Obama on peace and war 2009-2013

In his Nobel Lecture in December 2009 Barack Obama put great emphasize on the fact that war might be necessary to meet the threat to human rights from dictators or fanatics. Since then he ordered the killing of Osama Bin Laden in 2011 and excessive use of drone attacks against suspected terrorists in Afghanistan, Pakistan and Yemen. Addressing the civil war which started in Syria in 2011, Obama in August 2012 stated that the US would interfere if some of the participants used chemical weapons.
In September 2013 Washington claimed that troops loyal to President Assad carried out a poison gas attack which killed over 1,400 people in rebel-held suburbs of Damascus on August 2. Obama warned that the US would use force to punish the regime - if necessary without the support of an UN-resolution.


Below are excerpts from speeches and statements made by Obama on the problem of using force to secure peace:

Obama, Nobel Lecture 2009
We must begin by acknowledging the hard truth: We will not eradicate violent conflict in our lifetimes. There will be times when nations - acting individually or in concert - will find the use of force not only necessary but morally justified.
I make this statement mindful of what Martin Luther King Jr. said in this same ceremony years ago: "Violence never brings permanent peace. It solves no social problem: it merely creates new and more complicated ones." As someone who stands here as a direct consequence of Dr. King's life work, I am living testimony to the moral force of non-violence. I know there's nothing weak - nothing passive - nothing naïve - in the creed and lives of Gandhi and King.
But as a head of state sworn to protect and defend my nation, I cannot be guided by their examples alone. I face the world as it is, and cannot stand idle in the face of threats to the American people. For make no mistake: Evil does exist in the world. A non-violent movement could not have halted Hitler's armies. Negotiations cannot convince al Qaeda's leaders to lay down their arms. To say that force may sometimes be necessary is not a call to cynicism - it is a recognition of history; the imperfections of man and the limits of reason.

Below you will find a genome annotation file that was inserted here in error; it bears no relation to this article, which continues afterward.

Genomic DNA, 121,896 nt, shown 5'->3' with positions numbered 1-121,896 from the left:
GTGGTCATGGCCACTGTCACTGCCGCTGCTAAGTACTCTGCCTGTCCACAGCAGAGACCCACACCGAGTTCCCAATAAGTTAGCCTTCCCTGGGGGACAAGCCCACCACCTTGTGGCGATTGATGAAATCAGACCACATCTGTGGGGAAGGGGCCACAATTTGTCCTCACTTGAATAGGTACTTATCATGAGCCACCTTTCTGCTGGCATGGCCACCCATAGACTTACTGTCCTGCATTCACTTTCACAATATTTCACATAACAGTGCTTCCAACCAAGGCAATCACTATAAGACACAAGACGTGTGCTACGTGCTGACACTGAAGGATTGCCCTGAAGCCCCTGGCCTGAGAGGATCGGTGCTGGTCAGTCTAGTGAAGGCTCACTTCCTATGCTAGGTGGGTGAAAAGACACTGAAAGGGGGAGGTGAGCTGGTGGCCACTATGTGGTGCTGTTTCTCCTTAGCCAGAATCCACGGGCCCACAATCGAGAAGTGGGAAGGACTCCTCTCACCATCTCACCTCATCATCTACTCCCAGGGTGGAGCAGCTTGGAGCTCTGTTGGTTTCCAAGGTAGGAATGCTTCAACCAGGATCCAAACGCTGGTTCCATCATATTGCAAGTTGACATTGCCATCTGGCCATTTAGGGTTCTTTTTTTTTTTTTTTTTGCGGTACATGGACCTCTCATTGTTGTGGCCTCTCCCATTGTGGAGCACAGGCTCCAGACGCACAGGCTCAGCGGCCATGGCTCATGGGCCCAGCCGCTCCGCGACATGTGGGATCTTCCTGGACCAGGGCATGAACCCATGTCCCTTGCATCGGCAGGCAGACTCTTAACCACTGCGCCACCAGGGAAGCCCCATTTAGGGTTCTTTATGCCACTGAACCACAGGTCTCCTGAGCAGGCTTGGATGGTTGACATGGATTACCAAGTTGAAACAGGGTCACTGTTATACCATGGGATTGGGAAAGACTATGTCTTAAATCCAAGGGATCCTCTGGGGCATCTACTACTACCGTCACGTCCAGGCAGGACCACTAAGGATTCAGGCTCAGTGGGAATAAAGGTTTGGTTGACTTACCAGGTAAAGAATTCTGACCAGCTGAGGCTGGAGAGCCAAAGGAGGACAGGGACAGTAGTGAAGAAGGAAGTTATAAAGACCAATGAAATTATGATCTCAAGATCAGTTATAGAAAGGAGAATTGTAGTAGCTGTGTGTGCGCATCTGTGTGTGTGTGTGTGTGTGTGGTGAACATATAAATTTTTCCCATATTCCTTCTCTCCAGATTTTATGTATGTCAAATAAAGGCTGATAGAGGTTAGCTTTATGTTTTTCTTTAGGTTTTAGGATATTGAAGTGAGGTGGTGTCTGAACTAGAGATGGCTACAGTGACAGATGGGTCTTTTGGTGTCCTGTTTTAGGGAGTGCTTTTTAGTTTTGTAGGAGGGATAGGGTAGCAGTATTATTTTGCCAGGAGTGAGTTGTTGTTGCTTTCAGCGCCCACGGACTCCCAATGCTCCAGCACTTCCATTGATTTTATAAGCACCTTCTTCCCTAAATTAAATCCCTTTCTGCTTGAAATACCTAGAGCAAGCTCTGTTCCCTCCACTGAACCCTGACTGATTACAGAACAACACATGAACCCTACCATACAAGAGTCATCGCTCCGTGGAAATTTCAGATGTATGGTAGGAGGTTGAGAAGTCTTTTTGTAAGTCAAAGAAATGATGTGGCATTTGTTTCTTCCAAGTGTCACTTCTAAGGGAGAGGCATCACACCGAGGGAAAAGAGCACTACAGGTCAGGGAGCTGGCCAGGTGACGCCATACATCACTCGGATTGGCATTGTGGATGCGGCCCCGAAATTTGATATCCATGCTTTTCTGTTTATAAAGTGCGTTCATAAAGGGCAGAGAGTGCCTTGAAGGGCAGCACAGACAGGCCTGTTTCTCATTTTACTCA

I raise this point, I begin with this point because in many countries there is a deep ambivalence about military action today, no matter what the cause. And at times, this is joined by a reflexive suspicion of America, the world's sole military superpower.

Obama, Aug. 20, 2012:
We have been very clear to the Assad regime, but also to other players on the ground, that a red line for us is we start seeing a whole bunch of chemical weapons moving around or being utilized. That would change my calculus. That would change my equation.

Obama, State of the Union speech, February 13, 2013:
In defence of freedom, we'll remain the anchor of strong alliances from the Americas to Africa; from Europe to Asia. In the Middle East, we will stand with citizens as they demand their universal rights, and support stable transitions to democracy.
We know the process will be messy, and we cannot presume to dictate the course of change in countries like Egypt, but we can - and will - insist on respect for the fundamental rights of all people. We'll keep the pressure on a Syrian regime that has murdered its own people, and support opposition leaders that respect the rights of every Syrian.

White House official, April 25 2013:
We go on to reaffirm that the President has set a clear red line as it relates to the United States that the use of chemical weapons or the transfer of chemical weapons to terrorist groups is a red line that is not acceptable to us, nor should it be to the international community. It's precisely because we take this red line so seriously that we believe there is an obligation to fully investigate any and all evidence of chemical weapons use within Syria….
But I think nobody should have any mistake about what our red line is. It is when we firmly establish that there has been chemical weapons use within Syria, that is not acceptable to the United States, nor is the transfer of chemical weapons to terrorist organizations. And the people in Syria and the Assad regime should know that the President means what he says when he set that red line. And keep in mind, he is the one who laid down that marker. He' s the one who directed that we provide this information to the public. And he's the one who directed that we do everything we can to further investigate this information so that we can establish in credible, corroborated, factual basis what exactly took place.